The city cannot dismiss the company providing food service at the Washington Convention Center just because the firm is part of a conglomerate that has business ties to South Africa, the center's board learned yesterday.
However, firms seeking other contracts at the center will now be required to disclose whether they have any business dealings with South Africa.
"We will consider the moral question . . . along with other things," said board chairman Edward A. Singletary, who added that the center was unaware of the South Africa ties of the food service operator when the contract was awarded last year.
The issue arose when council member John Ray (D-At Large) urged Mayor Marion Barry to consider dismissing Sportservice Corp., a Buffalo-based firm that controls the contract, because a division of its parent company is part of a joint venture that holds the food service contract at Jan Smuts Airport in Johannesburg. Barry asked the convention center's board for advice on the matter, and the board sought an opinion from the center's general counsel, David W. Wilmot.
"Political and moral considerations aside, we have no sound legal basis for terminating the contract," Wilmot told the board. He said the city would risk serious legal penalties if it attempted to force out Sportservice because there was no requirement in the contract prohibiting South African business dealings.
Ray, in an interview after the meeting, criticized the board for not adopting a more hard-line policy against doing business with firms that have South African business ties. He added he believes that the South African issue and other questions raised about the food service contract illustrate that the board "was very sloppy" in awarding it.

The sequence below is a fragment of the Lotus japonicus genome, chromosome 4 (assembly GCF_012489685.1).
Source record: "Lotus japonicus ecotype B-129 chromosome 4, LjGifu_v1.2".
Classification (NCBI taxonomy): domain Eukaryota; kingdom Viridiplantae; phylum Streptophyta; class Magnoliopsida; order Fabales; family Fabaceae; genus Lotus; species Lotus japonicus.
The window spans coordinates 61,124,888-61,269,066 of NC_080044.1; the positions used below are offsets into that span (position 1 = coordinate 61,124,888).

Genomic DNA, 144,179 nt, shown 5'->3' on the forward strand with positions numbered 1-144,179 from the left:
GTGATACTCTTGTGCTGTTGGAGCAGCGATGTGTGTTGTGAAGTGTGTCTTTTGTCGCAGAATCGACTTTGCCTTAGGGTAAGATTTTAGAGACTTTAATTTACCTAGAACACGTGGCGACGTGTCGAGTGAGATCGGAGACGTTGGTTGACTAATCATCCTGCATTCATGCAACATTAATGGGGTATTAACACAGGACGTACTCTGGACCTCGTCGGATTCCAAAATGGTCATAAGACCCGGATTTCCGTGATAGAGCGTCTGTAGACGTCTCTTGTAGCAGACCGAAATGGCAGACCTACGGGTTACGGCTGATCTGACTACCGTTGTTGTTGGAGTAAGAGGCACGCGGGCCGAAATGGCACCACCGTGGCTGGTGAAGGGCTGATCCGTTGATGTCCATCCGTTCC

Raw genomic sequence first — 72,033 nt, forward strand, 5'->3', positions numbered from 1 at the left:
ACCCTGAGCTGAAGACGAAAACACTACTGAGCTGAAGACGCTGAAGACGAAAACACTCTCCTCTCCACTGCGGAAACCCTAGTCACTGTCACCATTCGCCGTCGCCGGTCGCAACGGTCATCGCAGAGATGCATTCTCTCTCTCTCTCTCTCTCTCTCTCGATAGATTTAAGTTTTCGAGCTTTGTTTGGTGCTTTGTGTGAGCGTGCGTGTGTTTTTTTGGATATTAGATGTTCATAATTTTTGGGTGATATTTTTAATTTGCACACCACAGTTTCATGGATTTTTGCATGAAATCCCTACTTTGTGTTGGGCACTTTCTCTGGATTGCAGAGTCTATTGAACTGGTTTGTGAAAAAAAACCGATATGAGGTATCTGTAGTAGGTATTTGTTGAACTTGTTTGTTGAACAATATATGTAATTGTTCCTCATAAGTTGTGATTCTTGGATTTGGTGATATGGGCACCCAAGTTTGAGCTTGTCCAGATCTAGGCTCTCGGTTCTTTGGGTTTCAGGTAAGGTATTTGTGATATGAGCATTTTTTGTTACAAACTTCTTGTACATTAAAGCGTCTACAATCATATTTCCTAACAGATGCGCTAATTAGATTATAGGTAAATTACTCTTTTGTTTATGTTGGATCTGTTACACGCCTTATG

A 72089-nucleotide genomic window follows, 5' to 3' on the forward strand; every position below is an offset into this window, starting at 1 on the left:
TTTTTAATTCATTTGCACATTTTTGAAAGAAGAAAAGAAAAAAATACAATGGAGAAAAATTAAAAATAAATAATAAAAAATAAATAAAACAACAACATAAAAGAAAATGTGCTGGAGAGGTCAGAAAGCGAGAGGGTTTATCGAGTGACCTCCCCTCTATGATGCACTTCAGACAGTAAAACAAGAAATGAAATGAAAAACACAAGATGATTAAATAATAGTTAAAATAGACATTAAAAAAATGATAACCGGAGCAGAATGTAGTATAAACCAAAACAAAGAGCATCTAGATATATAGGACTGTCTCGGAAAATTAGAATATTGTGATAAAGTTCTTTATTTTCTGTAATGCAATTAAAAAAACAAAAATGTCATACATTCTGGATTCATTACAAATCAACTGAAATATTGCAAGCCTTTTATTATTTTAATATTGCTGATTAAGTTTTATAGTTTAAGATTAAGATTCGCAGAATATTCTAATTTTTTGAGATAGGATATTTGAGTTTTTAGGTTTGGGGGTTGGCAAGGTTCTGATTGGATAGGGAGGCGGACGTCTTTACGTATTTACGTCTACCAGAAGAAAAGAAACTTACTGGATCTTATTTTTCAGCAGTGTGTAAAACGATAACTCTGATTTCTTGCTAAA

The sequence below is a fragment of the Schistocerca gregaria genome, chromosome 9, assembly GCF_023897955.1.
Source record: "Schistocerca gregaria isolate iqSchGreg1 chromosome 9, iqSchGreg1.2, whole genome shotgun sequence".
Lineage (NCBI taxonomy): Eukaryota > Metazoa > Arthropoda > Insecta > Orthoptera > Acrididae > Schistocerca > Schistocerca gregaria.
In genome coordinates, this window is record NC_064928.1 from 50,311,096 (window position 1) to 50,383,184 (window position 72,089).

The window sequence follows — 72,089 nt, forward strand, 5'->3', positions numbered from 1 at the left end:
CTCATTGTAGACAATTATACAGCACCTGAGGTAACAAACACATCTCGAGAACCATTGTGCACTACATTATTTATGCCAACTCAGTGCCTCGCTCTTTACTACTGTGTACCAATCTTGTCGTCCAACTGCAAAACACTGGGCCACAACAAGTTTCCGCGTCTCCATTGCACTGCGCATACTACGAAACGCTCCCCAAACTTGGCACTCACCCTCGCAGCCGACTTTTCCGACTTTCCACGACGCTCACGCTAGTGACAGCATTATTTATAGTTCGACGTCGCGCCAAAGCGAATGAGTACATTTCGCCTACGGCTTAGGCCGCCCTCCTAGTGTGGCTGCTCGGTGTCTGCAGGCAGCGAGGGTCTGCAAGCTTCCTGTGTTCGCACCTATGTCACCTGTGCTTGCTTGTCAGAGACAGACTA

Ray said the South African ties of Sportservice's parent company were described in the company's brochure. "I find it hard to believe that members of the board didn't look at the brochure," Ray said.
During yesterday's meeting, board member William Lucy, who is black, said he was refused service at a segregated restaurant at the Johannesburg airport several years ago before Sportservice's parent company became involved there. "It's something that sort of sticks in your memory," said Lucy, who is also secretary-treasury of the American Federation of State, County and Municipal Employees (AFSCME).
A spokesman for Sportservice's parent company, Delaware North Companies, Inc., has said that all of the company's restaurants, cafes and other facilities at the Johannesburg airport are integrated, which was a decisive factor behind the company's decision to begin operations there in 1981.
Lucy, who became a board member after the contract was awarded, said the center should ask Sportservice's parent company for a report on the company's operations at the Johannesburg airport as a precaution against any further possible embarrassment to the city.
The meeting was then closed to the public for about 15 minutes at the request of Wilmot, who said he wanted to discuss a "procedural question."
When the meeting was reopened, Singletary said the board would forward a brief response to Barry. An informed source said the staff will also pursue Lucy's suggestion and ask Sportservice for a report on its parent company's South African operations.
In a related action yesterday, a council committee chaired by Ray postponed a vote on a bill that would allow Sportservice and its partner to obtain a permanent license to dispense liquor at the new center after council members raised questions about the impact of the legislation.